BTC mining is dirtier than before the Chinese ban2 min read
When China banned cryptocurrency mining in May 2021, forcing many Chinese miners to move abroad, analysts thought BTC mining would be more decentralized as well as more environmentally friendly. However, at least the second factor is more than controversial after the publication of the new study.
A new report, entitled “Revisiting BTC’s carbon footprint”, published by the scientific journal Joules, reports that the share of BTC green mining has surprisingly fallen by 17% after the Chinese ban from 42% to around 25%.
Chinese miners operating directly in mainland China held a dominant position in BTC mining until May 2021, with general estimates suggesting their 60 to 65% share of the total hashrate (total computing power spent on BTC mining). However, when the Chinese government banned mining, the BTC hashrate plummeted by about half. Thanks to this and the fact that Chinese miners quickly migrated elsewhere, the USA, Kazakhstan and Russia gradually won the top three in terms of the generated hashrate.
#Joule's Research Report Claims Renewable Energy Use in #Bitcoin Mining Has Dropped from 42% to 25% @CellPressNews @Joule_CP #Crypto #Blockchain #Bitcoinmining https://t.co/TV8QVmhEQt— Blocknity News (@Blocknitycom) February 28, 2022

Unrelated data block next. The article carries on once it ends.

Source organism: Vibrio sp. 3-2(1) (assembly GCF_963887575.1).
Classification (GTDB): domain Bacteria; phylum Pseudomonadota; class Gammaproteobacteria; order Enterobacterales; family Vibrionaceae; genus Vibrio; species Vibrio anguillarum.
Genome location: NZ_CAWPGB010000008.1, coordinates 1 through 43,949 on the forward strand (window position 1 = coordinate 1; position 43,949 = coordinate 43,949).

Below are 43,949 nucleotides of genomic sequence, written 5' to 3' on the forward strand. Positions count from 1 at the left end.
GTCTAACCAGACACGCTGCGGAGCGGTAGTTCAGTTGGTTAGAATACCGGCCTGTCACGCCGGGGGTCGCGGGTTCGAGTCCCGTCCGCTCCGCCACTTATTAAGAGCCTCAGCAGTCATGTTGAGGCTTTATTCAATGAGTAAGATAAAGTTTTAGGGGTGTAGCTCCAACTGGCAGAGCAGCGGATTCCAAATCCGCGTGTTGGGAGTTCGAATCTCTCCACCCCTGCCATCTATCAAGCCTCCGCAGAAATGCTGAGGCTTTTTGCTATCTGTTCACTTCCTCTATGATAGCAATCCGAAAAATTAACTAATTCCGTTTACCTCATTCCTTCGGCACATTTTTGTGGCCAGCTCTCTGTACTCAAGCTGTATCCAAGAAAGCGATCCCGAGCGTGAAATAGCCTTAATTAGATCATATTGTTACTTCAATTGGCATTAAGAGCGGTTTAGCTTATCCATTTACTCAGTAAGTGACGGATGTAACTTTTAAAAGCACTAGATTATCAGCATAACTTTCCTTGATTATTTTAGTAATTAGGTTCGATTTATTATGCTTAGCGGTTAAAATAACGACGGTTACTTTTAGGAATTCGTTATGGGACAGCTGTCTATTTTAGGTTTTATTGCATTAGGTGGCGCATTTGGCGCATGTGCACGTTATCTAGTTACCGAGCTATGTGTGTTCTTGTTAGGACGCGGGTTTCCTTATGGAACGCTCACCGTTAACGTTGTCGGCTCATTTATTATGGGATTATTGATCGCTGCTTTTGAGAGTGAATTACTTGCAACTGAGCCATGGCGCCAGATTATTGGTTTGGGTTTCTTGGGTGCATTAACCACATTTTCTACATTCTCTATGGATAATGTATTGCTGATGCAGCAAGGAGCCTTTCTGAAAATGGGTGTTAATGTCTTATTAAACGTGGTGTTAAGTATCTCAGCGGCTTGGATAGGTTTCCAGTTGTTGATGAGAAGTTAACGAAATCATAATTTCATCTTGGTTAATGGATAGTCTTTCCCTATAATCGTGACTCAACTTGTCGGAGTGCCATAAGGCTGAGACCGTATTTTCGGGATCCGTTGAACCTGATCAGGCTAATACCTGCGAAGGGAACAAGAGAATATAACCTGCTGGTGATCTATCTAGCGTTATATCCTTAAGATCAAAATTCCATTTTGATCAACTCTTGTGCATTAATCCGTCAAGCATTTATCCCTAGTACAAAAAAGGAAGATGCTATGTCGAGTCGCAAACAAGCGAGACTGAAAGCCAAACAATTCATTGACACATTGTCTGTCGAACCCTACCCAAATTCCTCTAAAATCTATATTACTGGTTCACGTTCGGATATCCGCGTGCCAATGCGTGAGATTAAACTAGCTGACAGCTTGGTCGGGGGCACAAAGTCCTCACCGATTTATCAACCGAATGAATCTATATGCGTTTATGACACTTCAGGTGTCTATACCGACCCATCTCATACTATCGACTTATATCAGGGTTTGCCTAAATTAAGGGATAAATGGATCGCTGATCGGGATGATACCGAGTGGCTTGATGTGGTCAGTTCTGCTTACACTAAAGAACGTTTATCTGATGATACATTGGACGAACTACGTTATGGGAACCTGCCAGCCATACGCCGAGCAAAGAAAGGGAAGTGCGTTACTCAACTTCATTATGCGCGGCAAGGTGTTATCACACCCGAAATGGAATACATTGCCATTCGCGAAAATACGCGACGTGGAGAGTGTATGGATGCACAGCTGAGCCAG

The loss of China’s share of BTC mining was perceived very positively over time, as BTC mining is currently more decentralized and the hashrate is again at historic highs. At the same time, however, it was expected to be more environmentally friendly, as previous reports indicated that much of BTC’s mining in China was powered by coal mines.
However, Joules magazine refutes this fact, undermining the claim that BTC mining is more environmentally friendly than in the past. Such conclusions were reached, for example, by the BTC Mining Council (BMC), which covers BTC’s largest western miners. He recently reported that the share of BTC green mining already exceeds 58%, which is a significant difference from the 25% reported by Joules.
Alex de Vries, one of the authors of the recent report, points out: “The study generally points to how BTC mining has become even dirtier since China’s ban last year. Many hydropower miners have now replaced natural gas extraction (in the US). In addition, coal-fired electricity in Kazakhstan is dirtier than electricity from Chinese coal. Overall, this makes Proof-of-work cryptocurrency mining even more carbon-intensive than before. ”